Obsolete Products

By edd1
  • 1500


    An hourglass, also known as a sandglass, is a time-keeping tool consisting of two glass bulbs connected by a neck, controlled by gravity. The bulb size, neck width, and particulate matter size affect the precise time the hourglass measures. The hourglass, frequently used around 1500, fell due to the rise of mechanical clocks, but it remained a useful tool for timekeeping.
  • The Sword

    The Sword
    A sword is a hand-cutting weapon with a longer blade. During the Napoleonic Wars, they were effective, but by the 1800s, they were no longer used in conflicts. The tercio marked the rise of pikes and shots.
  • Airship

    An airship or dirigible balloon is a type of aerostat or lighter-than-air aircraft that can autonomously fly through the air. Aerostats are lifted by a less dense lifting gas compared to the surrounding air. The 1937 Hindenburg explosion and improvements in heavier-than-air aircraft in the 1930s and 1940s rendered dirigibles commercially useless for most uses.
  • Steamship

    A steamship is a seaworthy, ocean-going ship powered by steam engines rotating paddlewheels or propellers. The first steamships were introduced in the early 1800s, but there were earlier exceptions. After World War II, diesel engines replaced steamers and windjammers, with the final Victory ships already equipped with marine diesels. Since the 1960s, commercial ocean-going steamers with reciprocating engines have not been built due to their economic depletion.
  • Mechanical calculators

    Mechanical calculators
    A mechanical calculator, also known as a calculating machine, is a machine that automatically performs fundamental mathematical operations, similar to an analogue computer or slide rule. Mechanical calculators, which were typically small desktop computers, have been replaced by electronic calculators and digital computers. Handheld mechanical calculators such as the 1948 Curta continued to be used until they were displaced by electronic calculators in the 1970s.
  • Typewriter

    A typewriter is a mechanical device that types characters by striking an inked ribbon against paper using various keys. Typewriters were common in offices until the 1980s but were replaced by personal computers with word editing software.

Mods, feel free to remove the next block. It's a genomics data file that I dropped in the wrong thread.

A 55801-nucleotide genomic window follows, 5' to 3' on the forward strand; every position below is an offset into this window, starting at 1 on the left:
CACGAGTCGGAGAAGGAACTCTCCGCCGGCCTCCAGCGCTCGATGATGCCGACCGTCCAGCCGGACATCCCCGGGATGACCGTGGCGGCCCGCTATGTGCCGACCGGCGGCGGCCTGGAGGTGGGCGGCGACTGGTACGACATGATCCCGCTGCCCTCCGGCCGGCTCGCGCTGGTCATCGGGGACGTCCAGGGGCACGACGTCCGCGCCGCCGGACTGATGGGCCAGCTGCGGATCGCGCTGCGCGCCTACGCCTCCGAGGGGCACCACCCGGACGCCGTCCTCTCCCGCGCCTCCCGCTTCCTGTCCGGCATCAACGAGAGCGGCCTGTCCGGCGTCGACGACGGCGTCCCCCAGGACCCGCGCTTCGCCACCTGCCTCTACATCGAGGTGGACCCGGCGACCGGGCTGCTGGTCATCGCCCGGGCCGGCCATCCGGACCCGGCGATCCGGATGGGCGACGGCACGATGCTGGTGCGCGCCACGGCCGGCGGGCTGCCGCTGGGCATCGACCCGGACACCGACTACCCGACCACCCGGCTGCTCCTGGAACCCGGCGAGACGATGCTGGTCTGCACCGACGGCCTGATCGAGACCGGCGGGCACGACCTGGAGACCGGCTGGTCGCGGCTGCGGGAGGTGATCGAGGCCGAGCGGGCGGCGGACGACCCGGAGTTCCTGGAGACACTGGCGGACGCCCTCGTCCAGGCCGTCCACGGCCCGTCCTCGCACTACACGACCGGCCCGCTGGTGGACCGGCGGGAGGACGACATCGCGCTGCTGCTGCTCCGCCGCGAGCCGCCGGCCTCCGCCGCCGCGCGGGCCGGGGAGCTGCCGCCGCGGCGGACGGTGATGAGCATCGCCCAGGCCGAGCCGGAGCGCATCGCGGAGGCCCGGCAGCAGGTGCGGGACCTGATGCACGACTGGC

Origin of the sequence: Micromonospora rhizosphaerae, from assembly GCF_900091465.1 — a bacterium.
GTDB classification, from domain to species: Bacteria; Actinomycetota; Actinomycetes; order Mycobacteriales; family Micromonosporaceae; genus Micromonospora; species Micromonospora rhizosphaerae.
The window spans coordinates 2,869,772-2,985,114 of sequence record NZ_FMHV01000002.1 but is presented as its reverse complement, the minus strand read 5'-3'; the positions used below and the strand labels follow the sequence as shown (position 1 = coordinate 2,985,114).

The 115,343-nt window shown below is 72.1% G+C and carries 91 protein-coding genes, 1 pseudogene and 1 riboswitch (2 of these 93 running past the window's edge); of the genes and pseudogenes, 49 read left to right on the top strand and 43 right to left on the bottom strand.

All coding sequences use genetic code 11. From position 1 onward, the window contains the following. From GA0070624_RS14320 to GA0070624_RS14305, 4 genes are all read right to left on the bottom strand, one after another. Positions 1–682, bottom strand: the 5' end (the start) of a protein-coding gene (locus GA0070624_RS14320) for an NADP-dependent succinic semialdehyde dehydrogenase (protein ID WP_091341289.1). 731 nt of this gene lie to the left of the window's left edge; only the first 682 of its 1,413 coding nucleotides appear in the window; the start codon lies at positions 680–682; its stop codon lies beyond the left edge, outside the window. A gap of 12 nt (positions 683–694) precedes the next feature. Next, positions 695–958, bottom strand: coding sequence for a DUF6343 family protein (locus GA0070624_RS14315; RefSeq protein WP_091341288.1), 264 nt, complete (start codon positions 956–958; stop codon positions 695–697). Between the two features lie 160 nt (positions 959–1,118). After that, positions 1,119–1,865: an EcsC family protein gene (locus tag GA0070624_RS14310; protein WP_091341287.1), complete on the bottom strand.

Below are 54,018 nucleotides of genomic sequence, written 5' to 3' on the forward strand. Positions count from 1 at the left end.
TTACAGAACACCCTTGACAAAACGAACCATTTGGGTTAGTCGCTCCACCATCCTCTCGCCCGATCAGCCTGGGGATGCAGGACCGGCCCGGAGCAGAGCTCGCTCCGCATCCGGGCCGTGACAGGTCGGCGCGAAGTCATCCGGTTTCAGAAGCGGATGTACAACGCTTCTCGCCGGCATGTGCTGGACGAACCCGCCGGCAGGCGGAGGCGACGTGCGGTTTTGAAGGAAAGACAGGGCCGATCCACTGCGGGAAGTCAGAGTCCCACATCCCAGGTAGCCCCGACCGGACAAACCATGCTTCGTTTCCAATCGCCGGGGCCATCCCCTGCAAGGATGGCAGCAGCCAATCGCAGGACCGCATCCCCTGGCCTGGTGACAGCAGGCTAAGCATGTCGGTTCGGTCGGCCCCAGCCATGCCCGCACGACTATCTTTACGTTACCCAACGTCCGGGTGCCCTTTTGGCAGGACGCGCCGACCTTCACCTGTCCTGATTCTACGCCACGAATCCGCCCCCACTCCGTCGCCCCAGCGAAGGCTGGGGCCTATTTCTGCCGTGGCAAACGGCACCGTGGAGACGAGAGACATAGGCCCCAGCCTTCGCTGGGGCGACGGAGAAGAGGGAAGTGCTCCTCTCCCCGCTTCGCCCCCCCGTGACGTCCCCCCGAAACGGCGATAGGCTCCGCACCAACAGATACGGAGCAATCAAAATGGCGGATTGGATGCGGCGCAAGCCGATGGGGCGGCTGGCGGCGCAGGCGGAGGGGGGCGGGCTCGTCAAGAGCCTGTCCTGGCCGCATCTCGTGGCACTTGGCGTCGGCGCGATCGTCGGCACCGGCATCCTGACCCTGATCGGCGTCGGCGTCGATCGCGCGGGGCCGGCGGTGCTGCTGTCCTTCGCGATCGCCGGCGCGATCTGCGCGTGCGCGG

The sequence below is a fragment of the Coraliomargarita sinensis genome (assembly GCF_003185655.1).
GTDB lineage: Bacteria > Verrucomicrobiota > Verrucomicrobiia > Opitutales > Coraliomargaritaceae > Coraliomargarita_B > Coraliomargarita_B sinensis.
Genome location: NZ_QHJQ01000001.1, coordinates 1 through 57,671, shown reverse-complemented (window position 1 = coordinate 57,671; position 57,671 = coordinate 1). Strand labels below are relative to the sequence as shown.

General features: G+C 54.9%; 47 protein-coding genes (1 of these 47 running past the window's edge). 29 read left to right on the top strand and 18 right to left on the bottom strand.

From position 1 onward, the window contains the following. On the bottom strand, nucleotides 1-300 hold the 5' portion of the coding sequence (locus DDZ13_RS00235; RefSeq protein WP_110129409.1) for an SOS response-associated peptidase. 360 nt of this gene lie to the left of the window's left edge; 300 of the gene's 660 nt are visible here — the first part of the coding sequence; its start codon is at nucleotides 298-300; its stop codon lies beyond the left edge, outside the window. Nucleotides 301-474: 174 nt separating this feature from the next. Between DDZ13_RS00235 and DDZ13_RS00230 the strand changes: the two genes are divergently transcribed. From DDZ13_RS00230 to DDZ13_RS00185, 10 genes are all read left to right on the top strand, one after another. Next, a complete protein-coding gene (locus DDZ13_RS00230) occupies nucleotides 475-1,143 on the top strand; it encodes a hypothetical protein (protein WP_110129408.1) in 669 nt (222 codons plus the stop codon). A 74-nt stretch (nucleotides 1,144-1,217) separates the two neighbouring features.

• Pager

    A pager is a wireless communication device that receives and displays alphanumeric or voice messages, with response and two-way pagers capable of acknowledging, responding, and sending messages. The late 1990s saw the decline of the pager industry, with mobile phones making direct talk accessible and pager use obsolete.
  • Cassette tape

    Cassette tape
    The Compact Cassette, also known as a cassette tape, is an analog magnetic tape recording device for audio recording and playback, developed by Lou Ottens at Philips in 1963. It can be blank or fully recorded, with two sides for reversed use. CD sales surged in the 1990s, surpassing compact cassette sales. Cassette tapes disappeared by the early 2000s, with more albums exclusively on vinyl or CD.
  • Telephone Books

    Telephone Books
    A telephone directory is a list of telephone subscribers in a specific area or company service, aimed at locating their phone numbers by name and address. The phone book's extinction officially began on October 14, 2010, when New York regulators granted Verizon's request to halt mass-printing residential phone books.
  • BlockBuster Video

    BlockBuster Video
    Blockbuster Video, founded by David Cook in 1985, is an American video rental chain offering DVD-by-mail, streaming, video on demand, and movie theatre services. In the 1990s, Blockbuster made significant progress, with 9,094 locations and 84,300 employees at its peak in 2004.
    The business had revenue losses in the late 2000s, and in 2010, it sought bankruptcy protection. By the end of the following year, in 2014, the final 300 company-owned outlets had been shut down.